Ballywalter Parish, County Down
Ir. Baile Bhaltair 'Walter's townland'; perhaps earlier Eng. Walter(s)ton
Village is on E coast of Ards Peninsula, 5km E of Greyabbey
bar: Ards Upper
Walter was a common personal name among the Anglo-Normans, as witnessed by the mention of a ‘Waltero Purcel’ in Cartae Dunensis 419 §2 (c. 1177). The taxation of Pope Nicholas IV refers to Rector ville Walteri de Logan, i.e. ‘the rector of Walter-de-Logan’s town’, and Reeves (EA 67, n. m) successfully identifies this as modern Ballywalter (par. Ballylinny), a grange near Doagh in Co. Antrim. In the case of Ballywalter in the Ards, the alias form Ballywalter al. Walterstowne of 1637 (form 8 above) indicates an Anglo-Norman origin, Walter(s)ton, which has been then gaelicized between the Anglo-Norman invasion and the Plantation period. For a similar development in this parish, see Anglo-Norman Pereston (1333 AD), modern Ballyferris. One is not in a position at present to identify the Walter of Ballywalter.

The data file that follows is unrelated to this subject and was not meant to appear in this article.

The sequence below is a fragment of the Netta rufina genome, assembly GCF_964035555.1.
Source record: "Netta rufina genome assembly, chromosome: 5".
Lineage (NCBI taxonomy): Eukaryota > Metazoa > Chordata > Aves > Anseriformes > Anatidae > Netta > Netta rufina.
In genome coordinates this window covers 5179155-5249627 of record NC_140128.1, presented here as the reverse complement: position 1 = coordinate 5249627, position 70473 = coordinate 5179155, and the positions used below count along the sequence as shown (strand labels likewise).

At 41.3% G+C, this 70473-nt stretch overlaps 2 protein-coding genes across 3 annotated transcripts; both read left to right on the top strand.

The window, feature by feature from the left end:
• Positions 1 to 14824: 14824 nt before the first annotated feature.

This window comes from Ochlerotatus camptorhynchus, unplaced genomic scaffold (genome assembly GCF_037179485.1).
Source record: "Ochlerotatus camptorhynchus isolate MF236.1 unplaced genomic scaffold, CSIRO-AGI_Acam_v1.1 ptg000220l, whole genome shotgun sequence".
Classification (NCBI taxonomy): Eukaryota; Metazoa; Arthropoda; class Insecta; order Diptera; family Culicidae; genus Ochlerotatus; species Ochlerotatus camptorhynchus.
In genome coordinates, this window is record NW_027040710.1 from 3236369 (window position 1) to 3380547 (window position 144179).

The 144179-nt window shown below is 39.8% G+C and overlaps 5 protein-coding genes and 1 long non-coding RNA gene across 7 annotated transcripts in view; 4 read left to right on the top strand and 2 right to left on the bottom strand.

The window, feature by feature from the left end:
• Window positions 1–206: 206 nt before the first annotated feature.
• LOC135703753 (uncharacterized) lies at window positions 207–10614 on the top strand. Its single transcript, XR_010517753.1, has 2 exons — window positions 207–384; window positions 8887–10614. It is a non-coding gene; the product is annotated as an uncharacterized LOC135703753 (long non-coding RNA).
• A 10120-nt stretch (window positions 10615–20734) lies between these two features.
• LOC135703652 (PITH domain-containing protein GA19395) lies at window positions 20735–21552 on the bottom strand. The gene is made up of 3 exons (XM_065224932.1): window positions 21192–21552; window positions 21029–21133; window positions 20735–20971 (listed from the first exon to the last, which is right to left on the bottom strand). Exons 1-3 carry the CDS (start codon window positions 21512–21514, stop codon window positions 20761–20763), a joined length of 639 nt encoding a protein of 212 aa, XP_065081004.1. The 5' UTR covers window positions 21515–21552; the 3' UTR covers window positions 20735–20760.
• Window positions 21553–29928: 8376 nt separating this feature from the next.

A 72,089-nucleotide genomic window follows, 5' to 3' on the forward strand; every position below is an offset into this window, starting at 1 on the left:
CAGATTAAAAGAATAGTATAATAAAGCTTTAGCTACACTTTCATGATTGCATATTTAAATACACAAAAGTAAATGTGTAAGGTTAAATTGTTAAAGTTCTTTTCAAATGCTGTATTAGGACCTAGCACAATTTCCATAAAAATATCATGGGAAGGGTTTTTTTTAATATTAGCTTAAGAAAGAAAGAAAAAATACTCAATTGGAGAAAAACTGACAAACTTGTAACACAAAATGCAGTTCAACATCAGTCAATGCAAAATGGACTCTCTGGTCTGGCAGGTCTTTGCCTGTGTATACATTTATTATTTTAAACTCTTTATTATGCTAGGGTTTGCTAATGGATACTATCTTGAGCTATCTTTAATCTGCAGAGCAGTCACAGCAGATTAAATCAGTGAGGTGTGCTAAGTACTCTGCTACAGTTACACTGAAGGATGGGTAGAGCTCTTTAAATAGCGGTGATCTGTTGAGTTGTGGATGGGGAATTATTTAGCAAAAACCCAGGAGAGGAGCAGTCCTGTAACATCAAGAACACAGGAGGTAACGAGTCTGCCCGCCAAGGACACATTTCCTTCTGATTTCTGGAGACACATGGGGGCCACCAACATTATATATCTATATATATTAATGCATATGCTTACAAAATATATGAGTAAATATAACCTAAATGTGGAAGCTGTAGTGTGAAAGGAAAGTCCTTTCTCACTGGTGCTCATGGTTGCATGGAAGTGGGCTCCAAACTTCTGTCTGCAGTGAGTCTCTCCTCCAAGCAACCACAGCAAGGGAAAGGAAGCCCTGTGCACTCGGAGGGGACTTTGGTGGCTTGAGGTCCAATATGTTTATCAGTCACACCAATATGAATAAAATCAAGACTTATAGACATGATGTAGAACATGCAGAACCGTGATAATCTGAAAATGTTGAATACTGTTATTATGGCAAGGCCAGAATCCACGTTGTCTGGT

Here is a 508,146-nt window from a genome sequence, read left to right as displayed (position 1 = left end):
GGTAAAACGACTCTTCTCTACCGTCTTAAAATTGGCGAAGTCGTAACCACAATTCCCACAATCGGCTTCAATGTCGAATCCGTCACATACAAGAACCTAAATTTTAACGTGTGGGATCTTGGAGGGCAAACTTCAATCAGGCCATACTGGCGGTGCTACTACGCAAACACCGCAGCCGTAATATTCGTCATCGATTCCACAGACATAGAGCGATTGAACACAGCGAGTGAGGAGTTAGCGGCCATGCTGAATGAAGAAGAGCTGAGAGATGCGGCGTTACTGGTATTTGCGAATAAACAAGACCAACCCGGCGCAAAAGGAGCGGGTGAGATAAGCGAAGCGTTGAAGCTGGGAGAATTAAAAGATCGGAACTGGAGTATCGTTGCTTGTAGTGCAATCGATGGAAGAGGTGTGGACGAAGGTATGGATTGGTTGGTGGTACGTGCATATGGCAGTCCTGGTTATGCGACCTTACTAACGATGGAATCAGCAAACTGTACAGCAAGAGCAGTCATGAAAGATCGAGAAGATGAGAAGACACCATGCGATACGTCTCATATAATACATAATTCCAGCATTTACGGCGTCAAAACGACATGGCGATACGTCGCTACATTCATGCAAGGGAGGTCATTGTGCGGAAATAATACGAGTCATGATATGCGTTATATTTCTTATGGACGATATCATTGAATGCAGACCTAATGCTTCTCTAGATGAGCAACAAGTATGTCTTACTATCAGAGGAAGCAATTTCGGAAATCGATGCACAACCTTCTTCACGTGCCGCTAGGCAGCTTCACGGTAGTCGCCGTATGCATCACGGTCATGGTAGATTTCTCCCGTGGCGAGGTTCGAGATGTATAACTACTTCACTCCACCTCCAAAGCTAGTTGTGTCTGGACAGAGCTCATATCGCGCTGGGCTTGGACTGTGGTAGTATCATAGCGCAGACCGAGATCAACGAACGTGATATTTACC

ReferencesHughes A. J. (1992): Place-Names of Northern Ireland vol. 2 p. 67
See town and townland of Ballywalter for historical forms of this name.
Find further information about this place at:
Historical name form
- Ards Upper
- Parish in 1851
- Place name ID
- Place name type